• Advair®

If you or your child’s symptoms do not get better following taking this drug for a week or if you think that they have become worse, contact your doctor immediately.

If you do not think that your short-action inhaler is working as it should be or if it is beginning to lose effect, you should talk to your doctor. The same applies if you are finding that you have to use your inhaler more often, for example, if you use a whole canister of your inhaler in eight weeks or less, or if you need to take four puffs or more of the short-acting inhaler over two or more consecutive days.

You should consult your GP if you or your child notice a large fall in your peak flow when you measure it as shown by your doctor.

Never stop taking your medication or change the dose without first consulting your GP.

Your treating physician may suggest that you carry a medical identification card, indication that you or your child are using salmeterol. The card will indicate that you may need alternative or additional medication in case of a severe asthma attack, during an emergency, or when you are placed under unusual stress.

In some patients, salmeterol may cause paradoxical bronchospasm. This condition will cause your wheezing or breathing to become worse. Paradoxical bronchospasm can be a potentially life-threatening condition. If you or your child develop a cough, breathing problems, shortness of breath, or wheezing after taking salmeterol, stop using the drug and consult your GP immediately.

If you or your child develop hives, a skin rash or any other allergic reaction to salmeterol, stop taking the medication and seek medical advice immediately.

You should seek medical attention immediately if you or your child begin to show any of the following symptoms:

  • Chest pains
  • Rapid heartbeat
  • Anxiety
  • Trembling of the hands or feet
  • Noisy breathing
  • Feeling of throat constriction or choking

Salmeterol can cause low blood potassium levels in some people. If you or your child begin to experience one or more of the following symptoms, you should seek medical attention immediately:

  • Shortness of breath
  • Numbness or tingling in the lips, hands, or feet
  • Nausea or vomiting
  • Muscle pains or cramp
  • Mood swings
  • Loss of appetite
  • Irregular heartbeat
  • Increased thirst
  • Feeling unusually tired or weak
  • Dry mouth
  • Decreased urine output
  • Convulsions

Salmeterol may cause issues with blood sugar levels in some people. If you or your child suffer from diabetes, you might notice a variance in the results of your urine or blood sugar tests. If so, you should mention this to your doctor.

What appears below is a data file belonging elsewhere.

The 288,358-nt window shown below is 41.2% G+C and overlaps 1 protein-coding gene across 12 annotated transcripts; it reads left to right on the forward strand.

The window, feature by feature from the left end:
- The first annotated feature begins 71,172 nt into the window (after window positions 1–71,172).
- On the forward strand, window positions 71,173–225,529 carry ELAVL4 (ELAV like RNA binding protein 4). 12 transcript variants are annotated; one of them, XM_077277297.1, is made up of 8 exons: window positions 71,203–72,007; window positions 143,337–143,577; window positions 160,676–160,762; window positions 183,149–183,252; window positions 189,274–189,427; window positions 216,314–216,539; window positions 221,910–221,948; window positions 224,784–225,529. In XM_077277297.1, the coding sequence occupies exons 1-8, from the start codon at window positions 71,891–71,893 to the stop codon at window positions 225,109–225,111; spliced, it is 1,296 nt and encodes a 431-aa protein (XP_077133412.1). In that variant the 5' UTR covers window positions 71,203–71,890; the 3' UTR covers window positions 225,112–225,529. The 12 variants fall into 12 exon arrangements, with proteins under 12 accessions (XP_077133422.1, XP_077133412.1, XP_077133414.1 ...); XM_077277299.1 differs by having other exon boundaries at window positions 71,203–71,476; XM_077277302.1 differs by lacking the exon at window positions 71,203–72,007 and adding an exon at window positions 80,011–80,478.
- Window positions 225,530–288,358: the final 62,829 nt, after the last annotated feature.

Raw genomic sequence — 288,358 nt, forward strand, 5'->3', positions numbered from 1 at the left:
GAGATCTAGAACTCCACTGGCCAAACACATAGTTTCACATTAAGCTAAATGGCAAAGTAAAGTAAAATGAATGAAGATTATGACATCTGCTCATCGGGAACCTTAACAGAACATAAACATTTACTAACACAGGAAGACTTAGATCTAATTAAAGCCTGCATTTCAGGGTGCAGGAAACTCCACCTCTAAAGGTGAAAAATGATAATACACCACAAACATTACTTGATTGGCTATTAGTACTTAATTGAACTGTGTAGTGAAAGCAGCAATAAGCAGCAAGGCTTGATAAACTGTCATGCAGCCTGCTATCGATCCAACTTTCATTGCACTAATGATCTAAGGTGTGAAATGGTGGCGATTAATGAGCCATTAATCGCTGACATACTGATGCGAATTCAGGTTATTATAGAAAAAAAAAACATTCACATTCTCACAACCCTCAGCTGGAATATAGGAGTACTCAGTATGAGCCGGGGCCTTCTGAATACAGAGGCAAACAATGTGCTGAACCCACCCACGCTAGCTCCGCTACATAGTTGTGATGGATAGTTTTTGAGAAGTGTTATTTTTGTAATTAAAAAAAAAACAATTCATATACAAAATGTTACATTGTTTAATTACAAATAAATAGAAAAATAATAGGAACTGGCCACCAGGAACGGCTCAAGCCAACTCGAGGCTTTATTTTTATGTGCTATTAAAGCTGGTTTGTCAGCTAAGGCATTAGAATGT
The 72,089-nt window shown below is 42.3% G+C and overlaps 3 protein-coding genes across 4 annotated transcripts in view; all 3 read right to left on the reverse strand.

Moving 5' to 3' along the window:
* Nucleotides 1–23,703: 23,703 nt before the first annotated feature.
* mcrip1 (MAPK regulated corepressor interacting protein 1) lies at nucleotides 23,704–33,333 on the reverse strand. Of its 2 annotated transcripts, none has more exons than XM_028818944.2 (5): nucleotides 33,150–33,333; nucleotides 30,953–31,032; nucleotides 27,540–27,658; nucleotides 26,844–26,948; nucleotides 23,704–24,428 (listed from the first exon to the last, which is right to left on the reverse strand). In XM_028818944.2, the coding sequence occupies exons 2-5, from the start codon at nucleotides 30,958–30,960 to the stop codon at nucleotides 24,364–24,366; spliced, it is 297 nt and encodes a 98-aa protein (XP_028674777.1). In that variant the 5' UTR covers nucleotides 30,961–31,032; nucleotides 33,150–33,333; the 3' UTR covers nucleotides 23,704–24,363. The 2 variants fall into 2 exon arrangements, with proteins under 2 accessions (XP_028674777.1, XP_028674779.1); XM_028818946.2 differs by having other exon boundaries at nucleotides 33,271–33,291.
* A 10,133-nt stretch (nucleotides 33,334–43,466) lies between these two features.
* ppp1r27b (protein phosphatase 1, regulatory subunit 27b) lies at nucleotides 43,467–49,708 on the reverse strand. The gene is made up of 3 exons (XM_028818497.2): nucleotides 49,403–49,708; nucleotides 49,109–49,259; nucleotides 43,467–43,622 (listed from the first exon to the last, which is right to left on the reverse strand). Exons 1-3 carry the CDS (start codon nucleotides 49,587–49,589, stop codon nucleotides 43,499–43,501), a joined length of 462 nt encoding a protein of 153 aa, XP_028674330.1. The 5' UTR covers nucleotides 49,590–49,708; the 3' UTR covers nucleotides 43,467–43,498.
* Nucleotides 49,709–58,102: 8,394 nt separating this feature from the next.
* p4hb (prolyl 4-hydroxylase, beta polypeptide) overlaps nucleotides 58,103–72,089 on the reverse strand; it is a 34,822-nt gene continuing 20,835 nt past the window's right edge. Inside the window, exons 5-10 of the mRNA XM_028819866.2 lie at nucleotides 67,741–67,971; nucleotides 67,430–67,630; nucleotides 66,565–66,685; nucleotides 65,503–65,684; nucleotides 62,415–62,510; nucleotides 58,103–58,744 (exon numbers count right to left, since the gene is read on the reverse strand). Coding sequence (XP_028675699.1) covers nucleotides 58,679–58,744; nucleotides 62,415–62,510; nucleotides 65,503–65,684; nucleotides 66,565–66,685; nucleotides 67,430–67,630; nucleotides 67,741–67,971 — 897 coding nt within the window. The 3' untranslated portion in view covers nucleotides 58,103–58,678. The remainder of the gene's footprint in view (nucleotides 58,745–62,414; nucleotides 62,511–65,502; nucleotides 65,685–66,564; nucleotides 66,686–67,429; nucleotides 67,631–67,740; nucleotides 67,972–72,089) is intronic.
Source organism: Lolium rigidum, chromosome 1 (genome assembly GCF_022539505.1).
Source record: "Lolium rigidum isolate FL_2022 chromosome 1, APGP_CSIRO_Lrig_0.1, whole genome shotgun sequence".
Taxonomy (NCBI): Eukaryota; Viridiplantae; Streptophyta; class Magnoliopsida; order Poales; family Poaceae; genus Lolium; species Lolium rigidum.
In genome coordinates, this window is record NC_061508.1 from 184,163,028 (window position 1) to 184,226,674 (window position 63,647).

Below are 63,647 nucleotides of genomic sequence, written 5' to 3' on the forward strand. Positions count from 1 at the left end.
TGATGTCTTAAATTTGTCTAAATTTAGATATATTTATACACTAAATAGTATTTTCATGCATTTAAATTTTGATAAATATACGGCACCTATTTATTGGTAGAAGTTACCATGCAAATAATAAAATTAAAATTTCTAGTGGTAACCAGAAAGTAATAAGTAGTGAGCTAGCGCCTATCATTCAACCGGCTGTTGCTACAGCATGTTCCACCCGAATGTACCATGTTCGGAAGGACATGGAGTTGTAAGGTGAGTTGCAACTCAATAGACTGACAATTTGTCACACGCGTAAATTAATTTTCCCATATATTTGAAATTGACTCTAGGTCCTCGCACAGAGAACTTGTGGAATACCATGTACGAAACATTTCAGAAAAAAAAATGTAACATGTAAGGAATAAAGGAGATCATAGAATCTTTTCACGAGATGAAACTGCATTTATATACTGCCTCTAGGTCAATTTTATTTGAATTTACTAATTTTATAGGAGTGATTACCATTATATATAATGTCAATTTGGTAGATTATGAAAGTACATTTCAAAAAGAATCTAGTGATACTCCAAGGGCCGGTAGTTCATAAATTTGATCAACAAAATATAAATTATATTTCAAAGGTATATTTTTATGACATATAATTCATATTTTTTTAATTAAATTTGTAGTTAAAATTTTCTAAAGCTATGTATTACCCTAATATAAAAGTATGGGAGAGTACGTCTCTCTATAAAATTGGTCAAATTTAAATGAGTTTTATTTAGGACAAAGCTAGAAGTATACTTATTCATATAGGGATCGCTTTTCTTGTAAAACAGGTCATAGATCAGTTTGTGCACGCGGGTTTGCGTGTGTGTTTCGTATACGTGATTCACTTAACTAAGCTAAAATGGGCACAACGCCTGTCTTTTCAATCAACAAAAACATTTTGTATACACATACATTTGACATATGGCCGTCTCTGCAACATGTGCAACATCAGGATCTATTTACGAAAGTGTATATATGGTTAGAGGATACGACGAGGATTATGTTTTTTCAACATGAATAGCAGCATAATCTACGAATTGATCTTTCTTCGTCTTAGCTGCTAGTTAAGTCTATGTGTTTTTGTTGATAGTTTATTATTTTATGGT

Do not take any other forms of medication, including non-prescription drugs, vitamin pills or powders, or treatments made from herbs or herbal extracts while using salmeterol, without first consulting your GP.


  • You must keep your salmeterol medication in the packaging it came in until you are ready to use it.
  • Keep the medicine at room temperature. Do not freeze or refrigerate it, or expose it to sources of heat or direct sunlight.
  • Make sure that children or pets cannot gain access to your medicines. In the unlikely event that a pet does manage to consume salmeterol, ask your vet’s advice as soon as possible.
  • Do not retain any medicine that appears to have been damaged or if the packaging has been interfered with. Do not use salmeterol that has passed its use-by date.
  • Do not keep any salmeterol that has been removed from its foil pouch or once all the blisters have been used up.
  • Do not throw unused salmeterol down the drain or into the toilet. Place unwanted medication and its packaging into a bag and seal it, before placing the whole lot into your garbage can, where it cannot be accessed by children or pets.
  • If you are unsure of how to dispose of leftover medicines, just ask your GP or pharmacist for instructions.


Salmeterol for inhalation is used together with other drugs as part of a treatment program for the symptoms of asthma. Although you cannot use the medication to treat an asthma attack that is already underway, salmeterol can be very effective in preventing acute asthma attacks from occurring. Salmeterol is also used to treat patients who suffer from chronic bronchitis and emphysema. The medication is also extremely effective in relieving the effects of a condition caused exercise-induced bronchospasm.

Salmeterol is dispensed via an inhaler, the active medication being breathed into the patient’s lungs and airways, where it helps to clear obstructions, open up the airways and thus assist and improve airflow.

There are a considerable number of medications that will interact adversely if used in combination with salmeterol. In addition, there are a number of existing and historical health conditions that can be exacerbated if treated with salmeterol. For this reason, it is extremely important that you mention to your doctor any prescription medication or over-the-counter products that you use on a regular basis. You must also divulge your medical history in full.

During the course of your treatment with salmeterol, you will be expected to see your GP or specialist on a regular basis in order to monitor your progress and to make sure the dose and frequency of use of the medicine do not require alteration. You may also need to have blood tests to make sure that the drug is not causing any unwanted side effects that have not become apparent.

Last Reviewed:
January 30, 2018
Last Updated:
January 27, 2018